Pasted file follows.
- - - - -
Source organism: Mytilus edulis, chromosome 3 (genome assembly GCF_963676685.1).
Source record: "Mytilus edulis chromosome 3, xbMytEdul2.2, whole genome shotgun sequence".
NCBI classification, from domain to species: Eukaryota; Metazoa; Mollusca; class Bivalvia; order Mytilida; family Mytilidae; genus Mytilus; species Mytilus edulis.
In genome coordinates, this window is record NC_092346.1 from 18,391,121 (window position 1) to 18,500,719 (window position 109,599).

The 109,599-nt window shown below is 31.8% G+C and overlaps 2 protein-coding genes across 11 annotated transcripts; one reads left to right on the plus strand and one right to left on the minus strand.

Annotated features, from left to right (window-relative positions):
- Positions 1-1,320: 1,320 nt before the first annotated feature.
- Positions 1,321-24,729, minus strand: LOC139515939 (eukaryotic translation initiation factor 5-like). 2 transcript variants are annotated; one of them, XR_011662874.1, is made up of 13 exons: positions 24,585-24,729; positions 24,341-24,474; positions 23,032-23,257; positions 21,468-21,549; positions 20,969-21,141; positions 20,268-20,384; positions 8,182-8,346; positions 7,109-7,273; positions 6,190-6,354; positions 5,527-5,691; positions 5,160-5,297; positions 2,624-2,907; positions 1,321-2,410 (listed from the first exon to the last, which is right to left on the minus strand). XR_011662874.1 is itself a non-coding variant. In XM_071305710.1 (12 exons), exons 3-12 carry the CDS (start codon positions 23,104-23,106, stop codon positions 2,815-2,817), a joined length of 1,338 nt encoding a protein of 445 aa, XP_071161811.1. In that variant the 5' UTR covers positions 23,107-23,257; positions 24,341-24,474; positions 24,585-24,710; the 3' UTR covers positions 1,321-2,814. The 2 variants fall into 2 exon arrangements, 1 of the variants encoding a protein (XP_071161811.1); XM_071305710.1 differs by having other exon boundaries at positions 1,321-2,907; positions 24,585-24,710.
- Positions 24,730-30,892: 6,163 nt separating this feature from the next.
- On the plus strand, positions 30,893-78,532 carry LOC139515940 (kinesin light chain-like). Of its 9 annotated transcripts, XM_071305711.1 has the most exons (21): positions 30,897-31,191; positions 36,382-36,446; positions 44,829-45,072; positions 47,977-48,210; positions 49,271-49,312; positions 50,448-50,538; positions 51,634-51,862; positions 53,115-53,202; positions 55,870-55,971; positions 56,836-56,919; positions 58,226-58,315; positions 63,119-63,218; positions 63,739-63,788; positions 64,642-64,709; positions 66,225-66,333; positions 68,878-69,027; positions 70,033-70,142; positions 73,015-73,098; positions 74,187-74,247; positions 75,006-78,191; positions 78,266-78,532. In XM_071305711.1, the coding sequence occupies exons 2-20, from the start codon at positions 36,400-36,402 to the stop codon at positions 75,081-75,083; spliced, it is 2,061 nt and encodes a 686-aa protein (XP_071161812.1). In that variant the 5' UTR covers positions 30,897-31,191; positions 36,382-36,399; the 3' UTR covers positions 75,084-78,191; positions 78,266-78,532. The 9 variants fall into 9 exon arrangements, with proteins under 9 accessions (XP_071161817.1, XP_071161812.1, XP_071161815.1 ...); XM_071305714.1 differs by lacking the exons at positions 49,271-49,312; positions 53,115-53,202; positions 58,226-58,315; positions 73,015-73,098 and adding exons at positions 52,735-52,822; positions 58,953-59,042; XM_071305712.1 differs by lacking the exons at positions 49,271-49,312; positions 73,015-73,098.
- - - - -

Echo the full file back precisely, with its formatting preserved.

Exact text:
Source organism: Mytilus edulis, chromosome 3 (genome assembly GCF_963676685.1).
Source record: "Mytilus edulis chromosome 3, xbMytEdul2.2, whole genome shotgun sequence".
NCBI classification, from domain to species: Eukaryota; Metazoa; Mollusca; class Bivalvia; order Mytilida; family Mytilidae; genus Mytilus; species Mytilus edulis.
In genome coordinates, this window is record NC_092346.1 from 18,391,121 (window position 1) to 18,500,719 (window position 109,599).

The 109,599-nt window shown below is 31.8% G+C and overlaps 2 protein-coding genes across 11 annotated transcripts; one reads left to right on the plus strand and one right to left on the minus strand.

Annotated features, from left to right (window-relative positions):
- Positions 1-1,320: 1,320 nt before the first annotated feature.
- Positions 1,321-24,729, minus strand: LOC139515939 (eukaryotic translation initiation factor 5-like). 2 transcript variants are annotated; one of them, XR_011662874.1, is made up of 13 exons: positions 24,585-24,729; positions 24,341-24,474; positions 23,032-23,257; positions 21,468-21,549; positions 20,969-21,141; positions 20,268-20,384; positions 8,182-8,346; positions 7,109-7,273; positions 6,190-6,354; positions 5,527-5,691; positions 5,160-5,297; positions 2,624-2,907; positions 1,321-2,410 (listed from the first exon to the last, which is right to left on the minus strand). XR_011662874.1 is itself a non-coding variant. In XM_071305710.1 (12 exons), exons 3-12 carry the CDS (start codon positions 23,104-23,106, stop codon positions 2,815-2,817), a joined length of 1,338 nt encoding a protein of 445 aa, XP_071161811.1. In that variant the 5' UTR covers positions 23,107-23,257; positions 24,341-24,474; positions 24,585-24,710; the 3' UTR covers positions 1,321-2,814. The 2 variants fall into 2 exon arrangements, 1 of the variants encoding a protein (XP_071161811.1); XM_071305710.1 differs by having other exon boundaries at positions 1,321-2,907; positions 24,585-24,710.
- Positions 24,730-30,892: 6,163 nt separating this feature from the next.
- On the plus strand, positions 30,893-78,532 carry LOC139515940 (kinesin light chain-like). Of its 9 annotated transcripts, XM_071305711.1 has the most exons (21): positions 30,897-31,191; positions 36,382-36,446; positions 44,829-45,072; positions 47,977-48,210; positions 49,271-49,312; positions 50,448-50,538; positions 51,634-51,862; positions 53,115-53,202; positions 55,870-55,971; positions 56,836-56,919; positions 58,226-58,315; positions 63,119-63,218; positions 63,739-63,788; positions 64,642-64,709; positions 66,225-66,333; positions 68,878-69,027; positions 70,033-70,142; positions 73,015-73,098; positions 74,187-74,247; positions 75,006-78,191; positions 78,266-78,532. In XM_071305711.1, the coding sequence occupies exons 2-20, from the start codon at positions 36,400-36,402 to the stop codon at positions 75,081-75,083; spliced, it is 2,061 nt and encodes a 686-aa protein (XP_071161812.1). In that variant the 5' UTR covers positions 30,897-31,191; positions 36,382-36,399; the 3' UTR covers positions 75,084-78,191; positions 78,266-78,532. The 9 variants fall into 9 exon arrangements, with proteins under 9 accessions (XP_071161817.1, XP_071161812.1, XP_071161815.1 ...); XM_071305714.1 differs by lacking the exons at positions 49,271-49,312; positions 53,115-53,202; positions 58,226-58,315; positions 73,015-73,098 and adding exons at positions 52,735-52,822; positions 58,953-59,042; XM_071305712.1 differs by lacking the exons at positions 49,271-49,312; positions 73,015-73,098.